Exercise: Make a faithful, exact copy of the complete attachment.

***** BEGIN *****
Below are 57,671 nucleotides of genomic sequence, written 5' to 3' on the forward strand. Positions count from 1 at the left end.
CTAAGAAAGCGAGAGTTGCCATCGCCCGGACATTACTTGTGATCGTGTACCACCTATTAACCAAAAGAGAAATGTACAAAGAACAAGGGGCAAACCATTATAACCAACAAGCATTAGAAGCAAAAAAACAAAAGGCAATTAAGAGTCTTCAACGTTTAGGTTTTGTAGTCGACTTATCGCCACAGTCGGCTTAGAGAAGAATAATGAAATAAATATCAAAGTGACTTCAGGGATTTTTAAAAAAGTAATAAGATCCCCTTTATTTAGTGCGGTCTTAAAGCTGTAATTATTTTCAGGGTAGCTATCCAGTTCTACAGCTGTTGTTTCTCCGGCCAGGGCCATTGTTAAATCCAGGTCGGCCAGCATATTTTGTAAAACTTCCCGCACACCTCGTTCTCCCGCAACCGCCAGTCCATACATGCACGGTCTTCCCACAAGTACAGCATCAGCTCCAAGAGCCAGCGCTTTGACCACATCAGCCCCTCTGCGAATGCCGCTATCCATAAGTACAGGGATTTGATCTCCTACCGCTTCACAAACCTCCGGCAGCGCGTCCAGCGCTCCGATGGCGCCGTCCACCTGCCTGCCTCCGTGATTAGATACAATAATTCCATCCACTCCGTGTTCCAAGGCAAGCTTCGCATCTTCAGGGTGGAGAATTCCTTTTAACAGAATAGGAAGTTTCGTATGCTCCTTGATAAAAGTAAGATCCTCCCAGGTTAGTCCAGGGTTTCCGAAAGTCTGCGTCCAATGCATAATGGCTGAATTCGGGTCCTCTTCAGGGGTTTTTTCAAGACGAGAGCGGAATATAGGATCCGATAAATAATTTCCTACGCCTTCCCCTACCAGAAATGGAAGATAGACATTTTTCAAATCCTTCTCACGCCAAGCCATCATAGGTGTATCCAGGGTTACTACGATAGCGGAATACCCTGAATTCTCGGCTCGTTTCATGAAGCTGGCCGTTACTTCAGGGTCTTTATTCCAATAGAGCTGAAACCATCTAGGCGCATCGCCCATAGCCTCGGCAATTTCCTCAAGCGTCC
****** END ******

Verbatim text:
Below are 57,671 nucleotides of genomic sequence, written 5' to 3' on the forward strand. Positions count from 1 at the left end.
CTAAGAAAGCGAGAGTTGCCATCGCCCGGACATTACTTGTGATCGTGTACCACCTATTAACCAAAAGAGAAATGTACAAAGAACAAGGGGCAAACCATTATAACCAACAAGCATTAGAAGCAAAAAAACAAAAGGCAATTAAGAGTCTTCAACGTTTAGGTTTTGTAGTCGACTTATCGCCACAGTCGGCTTAGAGAAGAATAATGAAATAAATATCAAAGTGACTTCAGGGATTTTTAAAAAAGTAATAAGATCCCCTTTATTTAGTGCGGTCTTAAAGCTGTAATTATTTTCAGGGTAGCTATCCAGTTCTACAGCTGTTGTTTCTCCGGCCAGGGCCATTGTTAAATCCAGGTCGGCCAGCATATTTTGTAAAACTTCCCGCACACCTCGTTCTCCCGCAACCGCCAGTCCATACATGCACGGTCTTCCCACAAGTACAGCATCAGCTCCAAGAGCCAGCGCTTTGACCACATCAGCCCCTCTGCGAATGCCGCTATCCATAAGTACAGGGATTTGATCTCCTACCGCTTCACAAACCTCCGGCAGCGCGTCCAGCGCTCCGATGGCGCCGTCCACCTGCCTGCCTCCGTGATTAGATACAATAATTCCATCCACTCCGTGTTCCAAGGCAAGCTTCGCATCTTCAGGGTGGAGAATTCCTTTTAACAGAATAGGAAGTTTCGTATGCTCCTTGATAAAAGTAAGATCCTCCCAGGTTAGTCCAGGGTTTCCGAAAGTCTGCGTCCAATGCATAATGGCTGAATTCGGGTCCTCTTCAGGGGTTTTTTCAAGACGAGAGCGGAATATAGGATCCGATAAATAATTTCCTACGCCTTCCCCTACCAGAAATGGAAGATAGACATTTTTCAAATCCTTCTCACGCCAAGCCATCATAGGTGTATCCAGGGTTACTACGATAGCGGAATACCCTGAATTCTCGGCTCGTTTCATGAAGCTGGCCGTTACTTCAGGGTCTTTATTCCAATAGAGCTGAAACCATCTAGGCGCATCGCCCATAGCCTCGGCAATTTCCTCAAGCGTCC